A Medal from the (Nicaraguan) Civil War

Every artifact in a museum’s collection tells a story. Many of those stories are famous. But some of the most interesting ones are lesser-known and require a little research. So, after NMAS received a service medal for the Second Nicaraguan Campaign as a donation, I went looking for its story.

The United States Navy awarded the Second Nicaraguan Campaign Medal to Sailors and Marines who served in Nicaragua from 1926-1933. The medal depicts Columbia defending two other figures with a sword and cloak. Facts about the medal are easy to find, but they didn’t answer my questions. What was going on in Nicaragua? Why the U.S. Navy was interested in this Central American country?

10-12 Second Nicaraguan Campaign Medal

This Second Nicaraguan Campaign Medal was awarded to Fireman First Class Herman B. Curlee.

I kept digging and found that Nicaragua had gone through a civil war, with U.S. intervention, in 1912. A small number of U.S. Marines remained to protect American interests in the country. In particular, the U.S. sought the right to build a canal connecting the Atlantic and Pacific. The Panama Canal had already been completed, so the U.S. didn’t need another canal. But Japan and Germany were both interested in building a Nicaraguan canal. So the U.S. was simply trying to keep Nicaragua under their influence. It worked, though not without angering many Nicaraguans.

After an election brought a coalition government to power, the United States decided it was safe to leave in 1925. But they returned the following year when a coup d’état by the Conservative Party removed the democratically elected government, resulting in a rebellion by the Liberal Party.

The United States refused to recognize the new government. At the same time, the U.S. was also concerned because Mexico was supplying the Nicaraguan rebels with weapons. Thus, American Sailors and Marines were sent to occupy Nicaragua’s ports to establish neutral zones and push the fighting inland. The Navy also used these neutral zones to protect American citizens and refugees.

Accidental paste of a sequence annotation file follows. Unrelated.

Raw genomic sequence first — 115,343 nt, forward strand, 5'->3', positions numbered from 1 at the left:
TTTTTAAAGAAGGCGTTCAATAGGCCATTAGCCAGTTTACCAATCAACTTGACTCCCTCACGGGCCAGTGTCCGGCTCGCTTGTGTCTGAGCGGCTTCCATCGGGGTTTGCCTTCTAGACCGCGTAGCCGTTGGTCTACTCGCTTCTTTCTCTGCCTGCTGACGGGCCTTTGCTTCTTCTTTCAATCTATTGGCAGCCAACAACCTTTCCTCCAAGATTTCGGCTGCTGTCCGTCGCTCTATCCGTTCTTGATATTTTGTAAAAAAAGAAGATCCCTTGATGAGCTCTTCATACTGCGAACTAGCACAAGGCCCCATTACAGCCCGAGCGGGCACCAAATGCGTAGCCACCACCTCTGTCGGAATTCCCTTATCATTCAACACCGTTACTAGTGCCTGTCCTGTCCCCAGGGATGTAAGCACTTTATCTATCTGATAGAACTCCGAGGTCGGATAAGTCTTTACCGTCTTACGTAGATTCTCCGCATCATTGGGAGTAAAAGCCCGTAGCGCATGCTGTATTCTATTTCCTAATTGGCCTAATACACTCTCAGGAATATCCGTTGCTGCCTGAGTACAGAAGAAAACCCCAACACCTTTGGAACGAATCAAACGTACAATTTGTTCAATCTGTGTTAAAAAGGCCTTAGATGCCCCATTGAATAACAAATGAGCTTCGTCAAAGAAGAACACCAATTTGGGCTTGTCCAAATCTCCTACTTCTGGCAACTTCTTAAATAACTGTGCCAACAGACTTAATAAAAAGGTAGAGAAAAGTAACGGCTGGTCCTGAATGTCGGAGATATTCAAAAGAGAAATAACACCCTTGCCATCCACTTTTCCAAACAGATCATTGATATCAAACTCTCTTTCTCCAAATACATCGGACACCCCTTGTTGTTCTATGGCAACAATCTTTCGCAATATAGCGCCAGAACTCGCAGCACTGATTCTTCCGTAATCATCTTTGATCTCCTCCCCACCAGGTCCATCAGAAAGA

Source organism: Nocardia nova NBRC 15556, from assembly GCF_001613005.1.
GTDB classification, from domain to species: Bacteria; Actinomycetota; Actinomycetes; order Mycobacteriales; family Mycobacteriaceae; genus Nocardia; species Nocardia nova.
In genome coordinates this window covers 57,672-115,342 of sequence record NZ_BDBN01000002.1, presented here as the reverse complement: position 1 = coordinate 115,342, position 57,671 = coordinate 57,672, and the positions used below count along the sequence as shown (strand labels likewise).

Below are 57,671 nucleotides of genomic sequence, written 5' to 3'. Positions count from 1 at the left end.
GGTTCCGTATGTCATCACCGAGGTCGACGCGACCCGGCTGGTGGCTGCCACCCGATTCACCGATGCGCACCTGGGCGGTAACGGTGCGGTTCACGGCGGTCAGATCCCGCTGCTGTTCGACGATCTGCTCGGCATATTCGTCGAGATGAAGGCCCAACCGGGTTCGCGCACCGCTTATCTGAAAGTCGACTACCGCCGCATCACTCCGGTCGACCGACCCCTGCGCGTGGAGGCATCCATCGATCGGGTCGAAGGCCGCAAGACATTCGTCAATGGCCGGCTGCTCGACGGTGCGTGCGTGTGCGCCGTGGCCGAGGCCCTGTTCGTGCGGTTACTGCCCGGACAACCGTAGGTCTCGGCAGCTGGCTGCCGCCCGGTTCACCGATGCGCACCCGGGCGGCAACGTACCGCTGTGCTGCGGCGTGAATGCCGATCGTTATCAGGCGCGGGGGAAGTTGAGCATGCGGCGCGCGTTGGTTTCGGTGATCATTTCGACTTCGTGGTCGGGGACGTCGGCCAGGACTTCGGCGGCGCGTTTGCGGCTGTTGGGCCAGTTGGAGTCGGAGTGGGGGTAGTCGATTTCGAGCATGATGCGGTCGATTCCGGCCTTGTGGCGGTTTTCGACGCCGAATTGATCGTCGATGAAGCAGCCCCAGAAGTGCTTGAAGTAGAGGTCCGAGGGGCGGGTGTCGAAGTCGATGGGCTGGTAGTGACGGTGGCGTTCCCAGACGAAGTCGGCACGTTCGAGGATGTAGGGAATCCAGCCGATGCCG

With the help of the United States, the Conservatives and Liberals agreed to the Peace of Tipitapa in 1927. However, despite the official end of the war, some Liberals refused to recognize the treaty. They waged a guerrilla fight against U.S. occupation and the Nicaraguan National Guard.  The U.S. withdrew in 1933, after a series of fair Nicaraguan elections and because of the unpopularity of the Nicaraguan intervention back home.

An artifact’s story not only leads us to learn about history; it also teaches us about the people who made or used those artifacts – what was important to them and why. They make the past come alive by serving as concrete reminders of a particular time and place. Do you have any “artifacts” that serve as reminders of your own personal heritage – something that belonged to a parent, grandparent, aunt, or uncle?


To learn more about the museum’s collections check out our website.

For information about the National Museum of the American Sailor visit our website and our Facebook page.

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